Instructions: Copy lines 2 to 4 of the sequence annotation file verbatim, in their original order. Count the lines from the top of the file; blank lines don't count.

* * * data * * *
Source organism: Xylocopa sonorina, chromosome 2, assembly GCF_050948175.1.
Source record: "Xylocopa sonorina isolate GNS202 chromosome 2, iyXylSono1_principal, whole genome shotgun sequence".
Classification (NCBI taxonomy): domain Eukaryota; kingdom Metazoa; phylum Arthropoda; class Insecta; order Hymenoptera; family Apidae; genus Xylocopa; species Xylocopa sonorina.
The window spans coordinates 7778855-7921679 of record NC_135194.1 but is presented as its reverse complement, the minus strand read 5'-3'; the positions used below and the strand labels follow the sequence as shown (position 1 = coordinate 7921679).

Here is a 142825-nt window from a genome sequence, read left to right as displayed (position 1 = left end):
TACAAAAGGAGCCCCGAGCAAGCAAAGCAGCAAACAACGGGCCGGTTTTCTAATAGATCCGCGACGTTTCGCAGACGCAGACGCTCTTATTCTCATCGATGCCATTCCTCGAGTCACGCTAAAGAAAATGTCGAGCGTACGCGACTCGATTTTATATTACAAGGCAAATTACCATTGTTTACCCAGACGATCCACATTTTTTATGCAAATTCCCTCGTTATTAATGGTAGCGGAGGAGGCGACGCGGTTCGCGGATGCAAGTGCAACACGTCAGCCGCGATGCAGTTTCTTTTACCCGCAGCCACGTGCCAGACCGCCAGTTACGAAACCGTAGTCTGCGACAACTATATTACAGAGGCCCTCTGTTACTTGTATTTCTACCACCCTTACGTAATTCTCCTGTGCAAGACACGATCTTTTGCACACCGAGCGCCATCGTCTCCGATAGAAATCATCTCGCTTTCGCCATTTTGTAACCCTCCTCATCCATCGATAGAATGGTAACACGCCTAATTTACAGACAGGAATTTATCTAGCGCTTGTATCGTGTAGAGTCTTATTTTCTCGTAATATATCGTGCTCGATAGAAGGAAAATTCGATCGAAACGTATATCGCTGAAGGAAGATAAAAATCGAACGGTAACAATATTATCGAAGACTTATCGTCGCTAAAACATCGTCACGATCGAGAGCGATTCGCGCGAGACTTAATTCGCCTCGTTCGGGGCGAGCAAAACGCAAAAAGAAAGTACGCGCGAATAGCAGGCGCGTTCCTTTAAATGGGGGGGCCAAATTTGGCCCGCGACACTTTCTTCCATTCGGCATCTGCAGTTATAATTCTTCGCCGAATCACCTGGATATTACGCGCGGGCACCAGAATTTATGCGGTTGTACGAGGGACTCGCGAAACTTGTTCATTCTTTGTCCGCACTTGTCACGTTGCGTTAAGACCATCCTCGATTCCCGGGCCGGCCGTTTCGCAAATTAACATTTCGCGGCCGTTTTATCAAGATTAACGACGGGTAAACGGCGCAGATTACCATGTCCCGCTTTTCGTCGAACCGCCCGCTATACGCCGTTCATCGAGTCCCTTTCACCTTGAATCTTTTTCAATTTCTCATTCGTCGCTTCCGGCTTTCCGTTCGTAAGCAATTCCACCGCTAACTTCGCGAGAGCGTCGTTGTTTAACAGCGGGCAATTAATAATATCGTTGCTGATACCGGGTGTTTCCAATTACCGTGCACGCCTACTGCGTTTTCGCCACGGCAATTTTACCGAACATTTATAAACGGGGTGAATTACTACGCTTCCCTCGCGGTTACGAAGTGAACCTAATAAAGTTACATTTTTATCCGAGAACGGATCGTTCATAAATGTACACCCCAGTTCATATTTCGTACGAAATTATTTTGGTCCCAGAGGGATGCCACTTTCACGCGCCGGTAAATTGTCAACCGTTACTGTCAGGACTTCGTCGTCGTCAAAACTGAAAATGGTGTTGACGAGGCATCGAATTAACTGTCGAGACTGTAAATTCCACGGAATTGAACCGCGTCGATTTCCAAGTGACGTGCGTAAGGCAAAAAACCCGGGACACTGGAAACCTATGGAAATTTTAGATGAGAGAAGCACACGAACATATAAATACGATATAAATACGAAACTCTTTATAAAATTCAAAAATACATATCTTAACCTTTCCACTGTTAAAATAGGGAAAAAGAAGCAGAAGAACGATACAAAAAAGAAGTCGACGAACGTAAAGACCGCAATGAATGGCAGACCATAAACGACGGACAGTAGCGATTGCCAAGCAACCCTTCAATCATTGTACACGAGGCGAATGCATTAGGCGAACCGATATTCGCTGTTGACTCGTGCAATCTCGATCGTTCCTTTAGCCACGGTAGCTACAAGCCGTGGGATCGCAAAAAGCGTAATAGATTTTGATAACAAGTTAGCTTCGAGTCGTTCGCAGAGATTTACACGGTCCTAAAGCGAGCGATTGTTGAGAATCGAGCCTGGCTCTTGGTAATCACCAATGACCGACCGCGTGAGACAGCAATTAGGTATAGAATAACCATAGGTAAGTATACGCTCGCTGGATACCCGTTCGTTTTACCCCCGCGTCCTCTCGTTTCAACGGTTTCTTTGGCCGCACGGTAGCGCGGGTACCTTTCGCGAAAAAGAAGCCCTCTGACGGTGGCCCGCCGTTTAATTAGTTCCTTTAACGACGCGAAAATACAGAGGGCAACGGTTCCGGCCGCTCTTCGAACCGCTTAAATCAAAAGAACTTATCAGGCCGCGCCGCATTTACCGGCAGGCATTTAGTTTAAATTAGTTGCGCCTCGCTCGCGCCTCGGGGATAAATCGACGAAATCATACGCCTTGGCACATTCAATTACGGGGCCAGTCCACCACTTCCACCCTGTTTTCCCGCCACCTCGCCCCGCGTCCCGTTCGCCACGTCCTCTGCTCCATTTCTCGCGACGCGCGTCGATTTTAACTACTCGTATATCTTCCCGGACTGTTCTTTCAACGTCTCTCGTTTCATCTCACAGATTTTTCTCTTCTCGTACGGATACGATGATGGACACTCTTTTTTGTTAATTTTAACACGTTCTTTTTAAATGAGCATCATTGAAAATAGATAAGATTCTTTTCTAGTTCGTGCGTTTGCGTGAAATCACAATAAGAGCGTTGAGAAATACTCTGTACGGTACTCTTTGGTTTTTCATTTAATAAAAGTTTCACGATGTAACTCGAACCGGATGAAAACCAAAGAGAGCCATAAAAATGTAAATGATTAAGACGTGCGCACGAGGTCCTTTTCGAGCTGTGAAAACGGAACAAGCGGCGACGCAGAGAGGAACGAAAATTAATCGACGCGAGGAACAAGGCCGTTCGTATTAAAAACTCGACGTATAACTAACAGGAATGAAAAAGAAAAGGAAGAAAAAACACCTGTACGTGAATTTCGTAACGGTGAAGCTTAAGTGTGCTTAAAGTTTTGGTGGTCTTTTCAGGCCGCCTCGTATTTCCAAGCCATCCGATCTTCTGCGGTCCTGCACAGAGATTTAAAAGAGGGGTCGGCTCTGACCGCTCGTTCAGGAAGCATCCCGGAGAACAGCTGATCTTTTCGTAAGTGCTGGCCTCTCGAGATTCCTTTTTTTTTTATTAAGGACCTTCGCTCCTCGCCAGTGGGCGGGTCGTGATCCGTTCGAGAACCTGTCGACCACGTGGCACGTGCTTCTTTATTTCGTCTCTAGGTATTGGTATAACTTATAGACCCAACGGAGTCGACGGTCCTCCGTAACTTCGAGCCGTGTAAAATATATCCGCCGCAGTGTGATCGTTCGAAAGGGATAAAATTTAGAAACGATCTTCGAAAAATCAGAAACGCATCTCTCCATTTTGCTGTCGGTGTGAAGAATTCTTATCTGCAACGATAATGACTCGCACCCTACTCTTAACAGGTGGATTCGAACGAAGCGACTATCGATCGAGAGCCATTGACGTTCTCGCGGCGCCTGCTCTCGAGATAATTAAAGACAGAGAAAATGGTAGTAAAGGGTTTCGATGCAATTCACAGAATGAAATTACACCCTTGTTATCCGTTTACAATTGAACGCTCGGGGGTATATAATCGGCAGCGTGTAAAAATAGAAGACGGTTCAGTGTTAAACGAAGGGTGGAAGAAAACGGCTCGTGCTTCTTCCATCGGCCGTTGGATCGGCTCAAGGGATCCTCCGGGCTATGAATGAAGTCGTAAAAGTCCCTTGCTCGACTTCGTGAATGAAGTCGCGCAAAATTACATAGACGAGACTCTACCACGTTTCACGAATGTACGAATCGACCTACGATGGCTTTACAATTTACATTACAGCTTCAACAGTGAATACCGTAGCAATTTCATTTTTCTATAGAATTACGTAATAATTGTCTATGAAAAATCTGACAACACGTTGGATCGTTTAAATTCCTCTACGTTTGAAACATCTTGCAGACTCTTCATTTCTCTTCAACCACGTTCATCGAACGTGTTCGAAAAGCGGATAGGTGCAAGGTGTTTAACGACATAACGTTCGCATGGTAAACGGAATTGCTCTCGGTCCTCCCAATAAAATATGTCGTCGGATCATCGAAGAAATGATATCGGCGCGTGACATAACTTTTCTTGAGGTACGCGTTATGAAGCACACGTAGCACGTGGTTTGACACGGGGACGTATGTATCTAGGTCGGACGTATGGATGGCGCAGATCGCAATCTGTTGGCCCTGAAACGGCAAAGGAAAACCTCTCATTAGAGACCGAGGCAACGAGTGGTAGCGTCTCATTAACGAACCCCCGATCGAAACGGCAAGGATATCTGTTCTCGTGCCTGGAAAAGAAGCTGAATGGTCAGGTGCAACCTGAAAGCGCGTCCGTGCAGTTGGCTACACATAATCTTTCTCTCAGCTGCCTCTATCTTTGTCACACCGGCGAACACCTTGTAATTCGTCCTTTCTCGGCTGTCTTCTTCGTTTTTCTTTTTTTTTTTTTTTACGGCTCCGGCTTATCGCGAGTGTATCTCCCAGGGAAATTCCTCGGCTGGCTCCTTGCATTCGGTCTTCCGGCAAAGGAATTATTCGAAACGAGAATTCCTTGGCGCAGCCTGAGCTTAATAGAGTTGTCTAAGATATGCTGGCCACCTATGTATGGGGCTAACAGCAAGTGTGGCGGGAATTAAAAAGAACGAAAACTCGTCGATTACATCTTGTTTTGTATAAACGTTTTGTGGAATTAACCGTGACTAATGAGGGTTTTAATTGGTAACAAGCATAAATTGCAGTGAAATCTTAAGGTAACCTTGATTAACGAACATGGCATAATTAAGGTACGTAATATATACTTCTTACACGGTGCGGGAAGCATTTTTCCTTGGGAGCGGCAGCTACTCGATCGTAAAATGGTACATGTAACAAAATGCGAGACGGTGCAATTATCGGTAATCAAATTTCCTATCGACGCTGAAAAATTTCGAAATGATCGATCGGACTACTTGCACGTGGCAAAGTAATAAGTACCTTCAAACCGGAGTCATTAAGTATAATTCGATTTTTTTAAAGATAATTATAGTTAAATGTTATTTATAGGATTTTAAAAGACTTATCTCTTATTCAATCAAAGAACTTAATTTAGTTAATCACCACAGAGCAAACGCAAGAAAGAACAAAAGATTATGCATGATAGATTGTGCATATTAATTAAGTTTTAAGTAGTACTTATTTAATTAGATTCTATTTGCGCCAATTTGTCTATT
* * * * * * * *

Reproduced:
Source record: "Xylocopa sonorina isolate GNS202 chromosome 2, iyXylSono1_principal, whole genome shotgun sequence".
Classification (NCBI taxonomy): domain Eukaryota; kingdom Metazoa; phylum Arthropoda; class Insecta; order Hymenoptera; family Apidae; genus Xylocopa; species Xylocopa sonorina.
The window spans coordinates 7778855-7921679 of record NC_135194.1 but is presented as its reverse complement, the minus strand read 5'-3'; the positions used below and the strand labels follow the sequence as shown (position 1 = coordinate 7921679).